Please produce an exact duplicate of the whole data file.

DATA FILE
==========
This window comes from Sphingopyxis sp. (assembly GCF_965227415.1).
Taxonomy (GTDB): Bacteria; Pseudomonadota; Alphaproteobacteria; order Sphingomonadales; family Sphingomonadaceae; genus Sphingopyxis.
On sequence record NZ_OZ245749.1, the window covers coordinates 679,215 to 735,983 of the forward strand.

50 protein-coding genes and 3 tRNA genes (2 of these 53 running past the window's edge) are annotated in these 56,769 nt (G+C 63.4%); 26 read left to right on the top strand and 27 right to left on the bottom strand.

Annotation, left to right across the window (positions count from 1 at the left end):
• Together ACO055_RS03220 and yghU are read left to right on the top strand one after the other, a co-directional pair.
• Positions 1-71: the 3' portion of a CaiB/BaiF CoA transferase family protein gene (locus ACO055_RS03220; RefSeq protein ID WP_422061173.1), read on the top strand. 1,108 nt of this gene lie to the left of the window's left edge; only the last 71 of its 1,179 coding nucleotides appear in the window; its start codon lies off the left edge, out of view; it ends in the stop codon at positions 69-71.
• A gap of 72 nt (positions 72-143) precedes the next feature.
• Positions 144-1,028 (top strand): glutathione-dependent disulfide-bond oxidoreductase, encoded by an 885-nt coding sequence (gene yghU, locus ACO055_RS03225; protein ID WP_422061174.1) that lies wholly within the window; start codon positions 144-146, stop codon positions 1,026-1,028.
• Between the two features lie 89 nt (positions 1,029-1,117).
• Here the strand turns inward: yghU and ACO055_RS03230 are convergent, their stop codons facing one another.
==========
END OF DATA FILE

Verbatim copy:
This window comes from Sphingopyxis sp. (assembly GCF_965227415.1).
Taxonomy (GTDB): Bacteria; Pseudomonadota; Alphaproteobacteria; order Sphingomonadales; family Sphingomonadaceae; genus Sphingopyxis.
On sequence record NZ_OZ245749.1, the window covers coordinates 679,215 to 735,983 of the forward strand.

50 protein-coding genes and 3 tRNA genes (2 of these 53 running past the window's edge) are annotated in these 56,769 nt (G+C 63.4%); 26 read left to right on the top strand and 27 right to left on the bottom strand.

Annotation, left to right across the window (positions count from 1 at the left end):
• Together ACO055_RS03220 and yghU are read left to right on the top strand one after the other, a co-directional pair.
• Positions 1-71: the 3' portion of a CaiB/BaiF CoA transferase family protein gene (locus ACO055_RS03220; RefSeq protein ID WP_422061173.1), read on the top strand. 1,108 nt of this gene lie to the left of the window's left edge; only the last 71 of its 1,179 coding nucleotides appear in the window; its start codon lies off the left edge, out of view; it ends in the stop codon at positions 69-71.
• A gap of 72 nt (positions 72-143) precedes the next feature.
• Positions 144-1,028 (top strand): glutathione-dependent disulfide-bond oxidoreductase, encoded by an 885-nt coding sequence (gene yghU, locus ACO055_RS03225; protein ID WP_422061174.1) that lies wholly within the window; start codon positions 144-146, stop codon positions 1,026-1,028.
• Between the two features lie 89 nt (positions 1,029-1,117).
• Here the strand turns inward: yghU and ACO055_RS03230 are convergent, their stop codons facing one another.